File Download

There are no files associated with this item.

  Links for fulltext
     (May Require Subscription)

Article: A scientometric analysis of suicide research: 1990–2018

TitleA scientometric analysis of suicide research: 1990–2018
Authors
KeywordsSuicide research
Scientometric analysis
Suicide prevention
Issue Date2020
PublisherElsevier BV. The Journal's web site is located at http://www.elsevier.com/locate/jad
Citation
Journal of Affective Disorders, 2020, v. 266, p. 356-365 How to Cite?
AbstractBackground: Increasing knowledge on suicide prevention has been shown to be important for suicide prevention. This paper exams the accomplishment of research on suicide and examine how those research activities contribute to the change of suicide rates. Methods: Data of the publications relating to suicide from 1990 to 2018 were retrieved from the Web of Science and Scopus. Bibliographic information was analyzed and the relationships between suicide rates with the number of publications per million population and the average article citations per year were examined. Results: From 1990 to 2018, globally, publications on suicide have increased significantly. The United States (“USA”) had the greatest number of publications. Research collaborations among different countries/regions have been flourishing and multinational centers have become more common than ever. Nonetheless, in some countries/regions with high rates of suicide, suicide research was scarce. It was found that the number of publications per million population and the average article citations per year were negatively correlated with the suicide rates at the global level (r = - 0.96, p < 0.001; r = -0.91, p < 0.001, respectively), but not in the higher SDI regions (r = -0.05, p = 0.81; r = 0.02, p = 0.91, respectively). Furthermore, research focusing on suicide intervention was also relatively limited. Limitation: The origins of the publications were only based on the corresponding authors’ regions. Conclusions: There is significant imbalance in the amount of research effort especially in the regions with high suicide rates. In the higher socioeconomic level regions, the quantity and quality of publications sometimes do not transpire in the reduction of suicide rates. A better connection between the fundamental and practical suicide research should be established. More resources should be made available to the low- and middle-income countries/regions with higher suicide risks, then the effect of suicide prevention might be much more significant.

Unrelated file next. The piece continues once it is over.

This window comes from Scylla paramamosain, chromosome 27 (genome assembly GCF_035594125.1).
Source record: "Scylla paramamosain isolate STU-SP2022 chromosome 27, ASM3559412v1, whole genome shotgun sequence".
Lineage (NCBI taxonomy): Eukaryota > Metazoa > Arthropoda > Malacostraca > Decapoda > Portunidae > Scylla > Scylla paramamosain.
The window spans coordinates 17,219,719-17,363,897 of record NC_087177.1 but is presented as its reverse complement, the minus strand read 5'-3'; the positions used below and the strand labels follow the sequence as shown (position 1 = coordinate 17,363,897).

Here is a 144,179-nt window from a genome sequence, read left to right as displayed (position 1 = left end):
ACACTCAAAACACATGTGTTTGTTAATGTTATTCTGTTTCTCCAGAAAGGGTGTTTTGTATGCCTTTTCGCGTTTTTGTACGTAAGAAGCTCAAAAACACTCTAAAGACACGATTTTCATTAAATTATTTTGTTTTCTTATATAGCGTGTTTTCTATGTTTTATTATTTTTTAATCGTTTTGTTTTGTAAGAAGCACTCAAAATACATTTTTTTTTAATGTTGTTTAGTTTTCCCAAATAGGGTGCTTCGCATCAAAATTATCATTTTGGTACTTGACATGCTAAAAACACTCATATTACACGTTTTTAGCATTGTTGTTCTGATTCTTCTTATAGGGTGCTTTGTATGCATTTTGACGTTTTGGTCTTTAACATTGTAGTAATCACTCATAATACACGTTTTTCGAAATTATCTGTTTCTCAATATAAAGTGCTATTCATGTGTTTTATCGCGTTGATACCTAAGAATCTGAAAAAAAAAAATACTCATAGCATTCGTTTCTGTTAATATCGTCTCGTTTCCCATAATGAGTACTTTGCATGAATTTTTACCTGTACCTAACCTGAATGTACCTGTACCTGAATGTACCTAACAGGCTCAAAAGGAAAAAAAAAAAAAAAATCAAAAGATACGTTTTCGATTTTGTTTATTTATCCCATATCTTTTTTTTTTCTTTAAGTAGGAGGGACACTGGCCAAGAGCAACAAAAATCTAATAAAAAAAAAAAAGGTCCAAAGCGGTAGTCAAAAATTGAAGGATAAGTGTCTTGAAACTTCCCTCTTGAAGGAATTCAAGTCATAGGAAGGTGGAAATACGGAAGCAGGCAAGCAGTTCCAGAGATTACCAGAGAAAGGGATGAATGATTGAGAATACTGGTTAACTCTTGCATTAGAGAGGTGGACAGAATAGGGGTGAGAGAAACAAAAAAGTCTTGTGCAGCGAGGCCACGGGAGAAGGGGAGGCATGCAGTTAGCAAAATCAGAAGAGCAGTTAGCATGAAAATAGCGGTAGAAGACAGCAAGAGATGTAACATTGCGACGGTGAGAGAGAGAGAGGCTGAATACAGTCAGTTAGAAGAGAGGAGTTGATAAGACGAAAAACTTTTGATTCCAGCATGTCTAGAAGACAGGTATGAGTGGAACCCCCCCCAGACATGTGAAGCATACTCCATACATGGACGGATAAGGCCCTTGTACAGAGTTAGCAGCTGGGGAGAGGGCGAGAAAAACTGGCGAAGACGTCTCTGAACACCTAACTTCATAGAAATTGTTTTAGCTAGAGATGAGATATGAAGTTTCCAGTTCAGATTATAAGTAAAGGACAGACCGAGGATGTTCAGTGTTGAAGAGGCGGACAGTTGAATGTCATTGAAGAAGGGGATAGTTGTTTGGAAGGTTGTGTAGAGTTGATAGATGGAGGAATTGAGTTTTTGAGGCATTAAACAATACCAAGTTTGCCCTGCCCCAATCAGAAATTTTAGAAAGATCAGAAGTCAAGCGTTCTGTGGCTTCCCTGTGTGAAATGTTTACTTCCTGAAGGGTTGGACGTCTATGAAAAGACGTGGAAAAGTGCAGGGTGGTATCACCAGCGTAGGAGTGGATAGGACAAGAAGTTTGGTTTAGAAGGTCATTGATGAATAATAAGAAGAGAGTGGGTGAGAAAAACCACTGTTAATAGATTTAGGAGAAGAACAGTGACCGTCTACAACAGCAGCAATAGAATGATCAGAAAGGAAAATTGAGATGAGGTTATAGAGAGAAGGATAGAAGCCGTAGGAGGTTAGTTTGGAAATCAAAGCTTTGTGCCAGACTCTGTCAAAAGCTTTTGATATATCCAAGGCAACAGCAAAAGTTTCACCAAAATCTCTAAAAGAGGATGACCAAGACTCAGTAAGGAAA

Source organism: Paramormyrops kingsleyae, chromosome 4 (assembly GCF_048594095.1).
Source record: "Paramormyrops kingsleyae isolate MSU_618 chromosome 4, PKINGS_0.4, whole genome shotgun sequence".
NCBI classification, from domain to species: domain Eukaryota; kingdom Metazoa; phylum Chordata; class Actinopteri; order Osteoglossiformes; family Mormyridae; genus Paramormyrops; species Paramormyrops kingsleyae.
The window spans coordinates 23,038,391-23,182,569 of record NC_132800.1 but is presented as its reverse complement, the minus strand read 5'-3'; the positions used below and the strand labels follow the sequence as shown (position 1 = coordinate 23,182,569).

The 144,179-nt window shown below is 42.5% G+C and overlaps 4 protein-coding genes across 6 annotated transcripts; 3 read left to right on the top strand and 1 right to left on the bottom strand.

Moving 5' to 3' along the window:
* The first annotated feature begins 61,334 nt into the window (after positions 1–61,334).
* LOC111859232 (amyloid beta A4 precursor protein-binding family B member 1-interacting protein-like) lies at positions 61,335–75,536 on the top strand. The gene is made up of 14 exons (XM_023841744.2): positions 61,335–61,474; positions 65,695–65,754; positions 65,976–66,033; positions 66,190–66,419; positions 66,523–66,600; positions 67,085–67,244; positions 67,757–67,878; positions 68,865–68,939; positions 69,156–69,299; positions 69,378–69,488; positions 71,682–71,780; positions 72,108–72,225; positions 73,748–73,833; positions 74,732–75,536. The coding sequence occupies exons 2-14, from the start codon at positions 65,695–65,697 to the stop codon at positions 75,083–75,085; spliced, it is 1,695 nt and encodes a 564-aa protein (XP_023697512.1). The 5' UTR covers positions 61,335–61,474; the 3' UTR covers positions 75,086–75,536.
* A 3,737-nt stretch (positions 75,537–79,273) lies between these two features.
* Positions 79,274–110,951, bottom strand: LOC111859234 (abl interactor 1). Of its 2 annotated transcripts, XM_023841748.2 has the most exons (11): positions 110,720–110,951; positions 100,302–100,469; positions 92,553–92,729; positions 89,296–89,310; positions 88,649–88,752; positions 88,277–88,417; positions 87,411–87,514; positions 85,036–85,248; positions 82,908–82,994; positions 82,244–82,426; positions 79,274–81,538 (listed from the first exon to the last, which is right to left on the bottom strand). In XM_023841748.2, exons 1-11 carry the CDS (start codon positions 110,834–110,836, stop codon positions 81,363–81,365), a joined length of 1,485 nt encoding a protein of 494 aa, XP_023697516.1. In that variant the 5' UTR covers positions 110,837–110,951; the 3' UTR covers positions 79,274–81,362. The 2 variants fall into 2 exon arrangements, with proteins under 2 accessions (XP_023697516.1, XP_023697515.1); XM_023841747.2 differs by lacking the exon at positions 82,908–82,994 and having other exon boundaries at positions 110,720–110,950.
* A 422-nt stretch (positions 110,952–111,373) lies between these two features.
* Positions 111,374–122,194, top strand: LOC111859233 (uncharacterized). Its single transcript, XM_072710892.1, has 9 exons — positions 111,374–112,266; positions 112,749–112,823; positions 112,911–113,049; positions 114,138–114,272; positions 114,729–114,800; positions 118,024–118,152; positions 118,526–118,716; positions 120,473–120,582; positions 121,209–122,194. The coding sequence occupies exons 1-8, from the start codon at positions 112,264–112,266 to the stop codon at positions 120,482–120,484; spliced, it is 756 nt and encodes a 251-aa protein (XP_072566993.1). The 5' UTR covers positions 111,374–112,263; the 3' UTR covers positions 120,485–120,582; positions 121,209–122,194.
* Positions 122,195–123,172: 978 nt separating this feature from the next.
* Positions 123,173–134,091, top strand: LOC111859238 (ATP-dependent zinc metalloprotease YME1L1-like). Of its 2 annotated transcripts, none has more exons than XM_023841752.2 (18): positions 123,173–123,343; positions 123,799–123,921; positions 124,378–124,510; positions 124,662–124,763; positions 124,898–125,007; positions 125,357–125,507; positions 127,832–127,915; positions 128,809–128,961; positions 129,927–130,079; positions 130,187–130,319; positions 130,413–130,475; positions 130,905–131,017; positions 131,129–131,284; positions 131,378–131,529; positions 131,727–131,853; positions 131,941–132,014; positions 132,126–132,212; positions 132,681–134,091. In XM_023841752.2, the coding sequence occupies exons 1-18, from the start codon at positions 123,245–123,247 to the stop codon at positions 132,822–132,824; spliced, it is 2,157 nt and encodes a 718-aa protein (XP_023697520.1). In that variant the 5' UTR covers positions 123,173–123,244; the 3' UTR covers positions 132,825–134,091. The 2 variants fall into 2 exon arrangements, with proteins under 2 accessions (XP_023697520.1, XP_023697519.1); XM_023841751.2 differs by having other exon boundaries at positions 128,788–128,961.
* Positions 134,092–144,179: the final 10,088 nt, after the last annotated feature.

Persistent Identifierhttp://hdl.handle.net/10722/290667
ISSN
2019 Impact Factor: 3.892
2015 SCImago Journal Rankings: 1.927

 

DC FieldValueLanguage
dc.contributor.authorCAI, Z-
dc.contributor.authorCHANG, Q-
dc.contributor.authorYip, PSF-
dc.date.accessioned2020-11-02T05:45:26Z-
dc.date.available2020-11-02T05:45:26Z-
dc.date.issued2020-
dc.identifier.citationJournal of Affective Disorders, 2020, v. 266, p. 356-365-
dc.identifier.issn0165-0327-
dc.identifier.urihttp://hdl.handle.net/10722/290667-
dc.description.abstractBackground: Increasing knowledge on suicide prevention has been shown to be important for suicide prevention. This paper exams the accomplishment of research on suicide and examine how those research activities contribute to the change of suicide rates. Methods: Data of the publications relating to suicide from 1990 to 2018 were retrieved from the Web of Science and Scopus. Bibliographic information was analyzed and the relationships between suicide rates with the number of publications per million population and the average article citations per year were examined. Results: From 1990 to 2018, globally, publications on suicide have increased significantly. The United States (“USA”) had the greatest number of publications. Research collaborations among different countries/regions have been flourishing and multinational centers have become more common than ever. Nonetheless, in some countries/regions with high rates of suicide, suicide research was scarce. It was found that the number of publications per million population and the average article citations per year were negatively correlated with the suicide rates at the global level (r = - 0.96, p < 0.001; r = -0.91, p < 0.001, respectively), but not in the higher SDI regions (r = -0.05, p = 0.81; r = 0.02, p = 0.91, respectively). Furthermore, research focusing on suicide intervention was also relatively limited. Limitation: The origins of the publications were only based on the corresponding authors’ regions. Conclusions: There is significant imbalance in the amount of research effort especially in the regions with high suicide rates. In the higher socioeconomic level regions, the quantity and quality of publications sometimes do not transpire in the reduction of suicide rates. A better connection between the fundamental and practical suicide research should be established. More resources should be made available to the low- and middle-income countries/regions with higher suicide risks, then the effect of suicide prevention might be much more significant.-
dc.languageeng-
dc.publisherElsevier BV. The Journal's web site is located at http://www.elsevier.com/locate/jad-
dc.relation.ispartofJournal of Affective Disorders-
dc.subjectSuicide research-
dc.subjectScientometric analysis-
dc.subjectSuicide prevention-
dc.titleA scientometric analysis of suicide research: 1990–2018-
dc.typeArticle-
dc.identifier.emailYip, PSF: sfpyip@hku.hk-
dc.identifier.authorityYip, PSF=rp00596-
dc.description.naturelink_to_subscribed_fulltext-
dc.identifier.doi10.1016/j.jad.2020.01.121-
dc.identifier.pmid32056899-
dc.identifier.scopuseid_2-s2.0-85078862923-
dc.identifier.hkuros318508-
dc.identifier.volume266-
dc.identifier.spage356-
dc.identifier.epage365-
dc.publisher.placeNetherlands-

Export via OAI-PMH Interface in XML Formats


OR


Export to Other Non-XML Formats